|Home | About | Journals | Submit | Contact Us | Français|
To examine the neural basis of cognitive complaints in healthy older adults in the absence of memory impairment and to determine whether there are medial temporal lobe (MTL) gray matter (GM) changes as reported in Alzheimer disease (AD) and amnestic mild cognitive impairment (MCI).
Participants were 40 euthymic individuals with cognitive complaints (CCs) who had normal neuropsychological test performance. The authors compared their structural brain MRI scans to those of 40 patients with amnestic MCI and 40 healthy controls (HCs) using voxel-based morphometry and hippocampal volume analysis.
The CC and MCI groups showed similar patterns of decreased GM relative to the HC group on whole brain analysis, with differences evident in the MTL, frontotemporal, and other neocortical regions. The degree of GM loss was associated with extent of both memory complaints and performance deficits. Manually segmented hippocampal volumes, adjusted for age and intracranial volume, were significantly reduced only in the MCI group, with the CC group showing an intermediate level.
Cognitive complaints in older adults may indicate underlying neurodegenerative changes even when unaccompanied by deficits on formal testing. The cognitive complaint group may represent a pre–mild cognitive impairment stage and may provide an earlier therapeutic opportunity than mild cognitive impairment. MRI analysis approaches incorporating signal intensity may have greater sensitivity in early preclinical stages than volumetric methods.
Memory complaints, a cardinal feature of mild cognitive impairment (MCI)1 that confers a high risk of Alzheimer disease (AD),2,3 are reported in 25 to 50% of the older adult population.4 Longitudinal research on older adults with cognitive complaints (CCs) has yielded inconsistent findings,5–12 although a range of associated factors including apolipoprotein E (APOE) genotype, depression, somatic concerns, female sex, and older age have been identified.4,13–19
Normal aging, MCI, and AD have been associated with loss of gray matter (GM).20,21 Many studies have used manual tracing of regions of interest (ROIs) to assess medial temporal lobe (MTL) structures in AD and MCI.22–25 Voxel-based morphometry (VBM) assesses tissue compartments on a voxel-by-voxel basis and has the advantages of automation, reliability, and unbiased comprehensive sampling across the brain.26 Regional decline in GM volume has been reported in healthy adults, as a function of age,27–29 with more pronounced reduction in patients with MCI30,31 or AD.22,30,32–36 Regions reported most frequently include MTL structures, cingulate, and diffuse cortical association regions.22,30,32–36 Prior studies had not quantitatively examined the severity of CCs in preclinical AD and directly assessed the relationship to GM.
We used ROI and VBM analyses to examine the structural underpinnings of memory complaints in older adults with normal memory test performance compared to individuals with MCI and healthy controls (HCs). We hypothesized that individuals with CCs would show decreased GM density in MTL and other cortical regions, as well as an intermediate level of hippocampal volume reduction between MCI and controls. We also hypothesized that subjective and objective measures of memory would be related to GM density.
Participants were 120 older adults consecutively enrolled into the Dartmouth Memory and Aging Study. The sample included 40 individuals with significant CCs despite normal cognitive test performance (CC group), 40 patients with MCI (MCI group), and 40 HCs (HC group) with no significant CCs or deficits. Two additional participants, one with MCI and one HC, were excluded from the present analyses due to suboptimal image quality. Participants were recruited through use of flyers, public lectures, newspaper advertisements, and referrals from our medical center’s General Internal Medicine, Community Health, and Geropsychiatry Clinics. The sample was predominantly white, with one Asian and one Hispanic participant, consistent with the demographic composition of the surrounding northern New England region. Participants provided written informed consent according to procedures approved by the Institutional Committee for the Protection of Human Subjects.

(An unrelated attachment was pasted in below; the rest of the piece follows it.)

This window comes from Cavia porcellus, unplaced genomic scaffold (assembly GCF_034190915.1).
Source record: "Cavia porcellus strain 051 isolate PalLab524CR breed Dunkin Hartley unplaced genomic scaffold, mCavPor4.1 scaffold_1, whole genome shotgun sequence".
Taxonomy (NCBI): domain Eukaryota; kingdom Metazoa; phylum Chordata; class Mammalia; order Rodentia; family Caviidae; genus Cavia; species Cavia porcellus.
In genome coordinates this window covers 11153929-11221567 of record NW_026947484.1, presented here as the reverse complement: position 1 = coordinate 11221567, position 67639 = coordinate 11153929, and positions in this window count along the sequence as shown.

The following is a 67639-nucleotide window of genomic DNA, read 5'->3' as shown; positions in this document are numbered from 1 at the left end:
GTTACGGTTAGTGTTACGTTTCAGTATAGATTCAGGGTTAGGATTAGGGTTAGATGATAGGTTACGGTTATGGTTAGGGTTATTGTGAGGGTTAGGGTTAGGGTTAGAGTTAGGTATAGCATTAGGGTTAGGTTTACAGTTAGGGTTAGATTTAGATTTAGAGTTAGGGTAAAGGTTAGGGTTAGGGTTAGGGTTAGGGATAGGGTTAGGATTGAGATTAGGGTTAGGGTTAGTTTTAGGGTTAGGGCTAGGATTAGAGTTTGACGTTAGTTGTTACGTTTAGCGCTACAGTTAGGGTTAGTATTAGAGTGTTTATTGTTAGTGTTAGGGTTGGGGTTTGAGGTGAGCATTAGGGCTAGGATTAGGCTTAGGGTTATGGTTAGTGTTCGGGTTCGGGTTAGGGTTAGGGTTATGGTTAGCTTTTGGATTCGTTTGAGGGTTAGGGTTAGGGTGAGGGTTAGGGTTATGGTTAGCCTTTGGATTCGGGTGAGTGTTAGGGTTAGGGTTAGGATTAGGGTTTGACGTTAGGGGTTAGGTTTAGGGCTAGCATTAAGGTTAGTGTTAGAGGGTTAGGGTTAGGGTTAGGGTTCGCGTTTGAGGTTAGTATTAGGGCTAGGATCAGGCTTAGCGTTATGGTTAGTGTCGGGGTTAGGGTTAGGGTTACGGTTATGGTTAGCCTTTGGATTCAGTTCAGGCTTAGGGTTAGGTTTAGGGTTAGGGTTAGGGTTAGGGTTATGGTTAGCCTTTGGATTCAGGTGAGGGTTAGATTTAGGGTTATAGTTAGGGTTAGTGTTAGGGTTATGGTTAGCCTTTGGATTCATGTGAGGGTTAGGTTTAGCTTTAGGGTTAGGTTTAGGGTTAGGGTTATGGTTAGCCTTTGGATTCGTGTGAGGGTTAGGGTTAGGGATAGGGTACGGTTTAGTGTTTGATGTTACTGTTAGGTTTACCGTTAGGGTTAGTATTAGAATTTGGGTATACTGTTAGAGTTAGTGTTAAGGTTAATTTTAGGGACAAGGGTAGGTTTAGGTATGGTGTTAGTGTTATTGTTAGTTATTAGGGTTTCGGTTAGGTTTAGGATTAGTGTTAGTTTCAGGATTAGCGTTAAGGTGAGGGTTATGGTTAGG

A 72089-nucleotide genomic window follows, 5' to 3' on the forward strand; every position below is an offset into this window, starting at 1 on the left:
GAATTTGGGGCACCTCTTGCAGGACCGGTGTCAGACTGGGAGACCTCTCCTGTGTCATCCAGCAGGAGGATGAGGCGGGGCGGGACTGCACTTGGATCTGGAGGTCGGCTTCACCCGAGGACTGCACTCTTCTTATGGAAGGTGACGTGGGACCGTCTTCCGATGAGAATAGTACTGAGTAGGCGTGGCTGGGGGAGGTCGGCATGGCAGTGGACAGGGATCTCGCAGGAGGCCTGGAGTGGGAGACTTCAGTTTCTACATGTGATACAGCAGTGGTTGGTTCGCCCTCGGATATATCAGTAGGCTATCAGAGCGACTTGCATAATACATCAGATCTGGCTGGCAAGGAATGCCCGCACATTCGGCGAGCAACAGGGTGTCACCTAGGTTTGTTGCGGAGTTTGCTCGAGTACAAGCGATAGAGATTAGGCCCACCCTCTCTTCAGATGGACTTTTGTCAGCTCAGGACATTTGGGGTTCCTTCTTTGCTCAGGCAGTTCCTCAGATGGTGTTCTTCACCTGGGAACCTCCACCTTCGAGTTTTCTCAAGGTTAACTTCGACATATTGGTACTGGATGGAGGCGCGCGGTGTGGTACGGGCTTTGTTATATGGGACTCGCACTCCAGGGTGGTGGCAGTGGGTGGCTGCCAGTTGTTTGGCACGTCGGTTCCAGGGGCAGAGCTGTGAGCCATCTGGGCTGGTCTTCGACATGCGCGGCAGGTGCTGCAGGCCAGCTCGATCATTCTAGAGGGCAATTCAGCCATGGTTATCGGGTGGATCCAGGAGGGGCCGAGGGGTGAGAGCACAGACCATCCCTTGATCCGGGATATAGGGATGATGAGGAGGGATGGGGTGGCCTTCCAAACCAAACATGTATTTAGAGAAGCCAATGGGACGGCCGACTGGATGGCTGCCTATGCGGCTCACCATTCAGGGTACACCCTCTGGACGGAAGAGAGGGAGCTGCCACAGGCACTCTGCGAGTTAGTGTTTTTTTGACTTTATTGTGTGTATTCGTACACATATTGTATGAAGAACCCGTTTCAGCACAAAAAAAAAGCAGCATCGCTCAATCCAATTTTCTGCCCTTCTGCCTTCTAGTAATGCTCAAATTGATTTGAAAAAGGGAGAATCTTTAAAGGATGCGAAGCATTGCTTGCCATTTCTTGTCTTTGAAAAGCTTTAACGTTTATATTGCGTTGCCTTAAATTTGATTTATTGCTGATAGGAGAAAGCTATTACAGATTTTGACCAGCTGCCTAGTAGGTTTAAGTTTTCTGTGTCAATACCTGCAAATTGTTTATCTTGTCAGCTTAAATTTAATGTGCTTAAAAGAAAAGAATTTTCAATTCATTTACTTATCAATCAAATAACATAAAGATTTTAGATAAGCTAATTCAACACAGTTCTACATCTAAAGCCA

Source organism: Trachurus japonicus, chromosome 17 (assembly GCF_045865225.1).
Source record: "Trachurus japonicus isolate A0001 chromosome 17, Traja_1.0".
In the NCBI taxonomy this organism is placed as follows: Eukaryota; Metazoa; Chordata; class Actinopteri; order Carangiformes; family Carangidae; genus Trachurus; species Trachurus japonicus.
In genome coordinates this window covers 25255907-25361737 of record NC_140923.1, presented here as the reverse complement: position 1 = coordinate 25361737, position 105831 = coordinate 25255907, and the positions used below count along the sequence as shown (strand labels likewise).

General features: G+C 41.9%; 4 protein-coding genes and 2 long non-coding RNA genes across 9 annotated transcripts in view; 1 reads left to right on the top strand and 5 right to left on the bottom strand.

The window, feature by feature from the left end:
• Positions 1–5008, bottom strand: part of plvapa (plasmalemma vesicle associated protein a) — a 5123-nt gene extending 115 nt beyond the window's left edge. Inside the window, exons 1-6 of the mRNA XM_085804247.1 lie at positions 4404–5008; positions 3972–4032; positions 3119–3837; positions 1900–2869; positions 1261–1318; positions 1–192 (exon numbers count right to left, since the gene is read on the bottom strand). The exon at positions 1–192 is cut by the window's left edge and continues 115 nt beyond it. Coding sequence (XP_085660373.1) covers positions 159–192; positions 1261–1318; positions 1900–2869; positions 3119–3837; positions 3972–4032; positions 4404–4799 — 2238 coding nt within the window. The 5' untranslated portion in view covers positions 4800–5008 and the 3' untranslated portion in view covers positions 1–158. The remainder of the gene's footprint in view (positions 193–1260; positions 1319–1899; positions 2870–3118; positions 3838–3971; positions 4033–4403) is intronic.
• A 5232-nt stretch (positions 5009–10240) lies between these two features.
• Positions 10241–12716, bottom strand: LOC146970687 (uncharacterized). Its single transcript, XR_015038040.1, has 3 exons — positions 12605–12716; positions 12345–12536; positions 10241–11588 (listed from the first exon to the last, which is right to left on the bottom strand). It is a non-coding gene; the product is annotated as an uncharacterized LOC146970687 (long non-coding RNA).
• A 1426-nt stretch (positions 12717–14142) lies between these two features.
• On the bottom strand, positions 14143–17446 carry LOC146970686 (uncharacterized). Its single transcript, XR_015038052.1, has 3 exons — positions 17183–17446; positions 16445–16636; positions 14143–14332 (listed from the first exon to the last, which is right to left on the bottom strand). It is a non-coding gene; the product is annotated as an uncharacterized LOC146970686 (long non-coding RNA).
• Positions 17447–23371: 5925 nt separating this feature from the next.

Screening for eligibility included standardized phone interview with a memory screen,37,38 in-person interview, and review of medical records. Inclusion criteria were at least 60 years of age, right-handed, fluent in English, and at least 12 years of formal education or a GED. Participants were required to have an informant who knew them well and could answer questions about their cognition and general health. The relationships of the informants to the participants were spouse or significant other (70%), adult child (14%), and friend or other family member (16%); this distribution did not differ between groups. Exclusion criteria included any medical, psychiatric, or neurologic condition (other than MCI) that could significantly affect brain structure or cognition, history of head trauma with loss of consciousness lasting more than 5 minutes, history of substance dependence, and factors contraindicating MRI. Nonamnestic forms of MCI39,40 were excluded. One MCI patient was taking a cholinesterase inhibitor, and no participant was taking any other psychoactive medication.
Participants underwent a detailed neuropsychological evaluation, including measures of memory, attention, executive function, language, spatial ability, general intellectual ability, and psychomotor speed as well as standard dementia screens. Tests included Mini-Mental State Examination,41 Mattis Dementia Rating Scale-2,42 California Verbal Learning Test (CVLT-I or CVLT-II),43,44 Boston Naming Test,45 Trail Making Test (original or DKEFS),46,47 Wechsler Adult Intelligence Scale III (Digit Symbol, Digit Span, Block Design, Vocabulary, and Information subtests),48 Wechsler Memory Scale (WMS-III: Logical Memory [LM] and Visual Reproduction subtests),49 and Wisconsin Card Sorting Test (short form).50,51 Estimates of baseline intellectual functioning included the American National Adult Reading Test52 and the Barona Index.53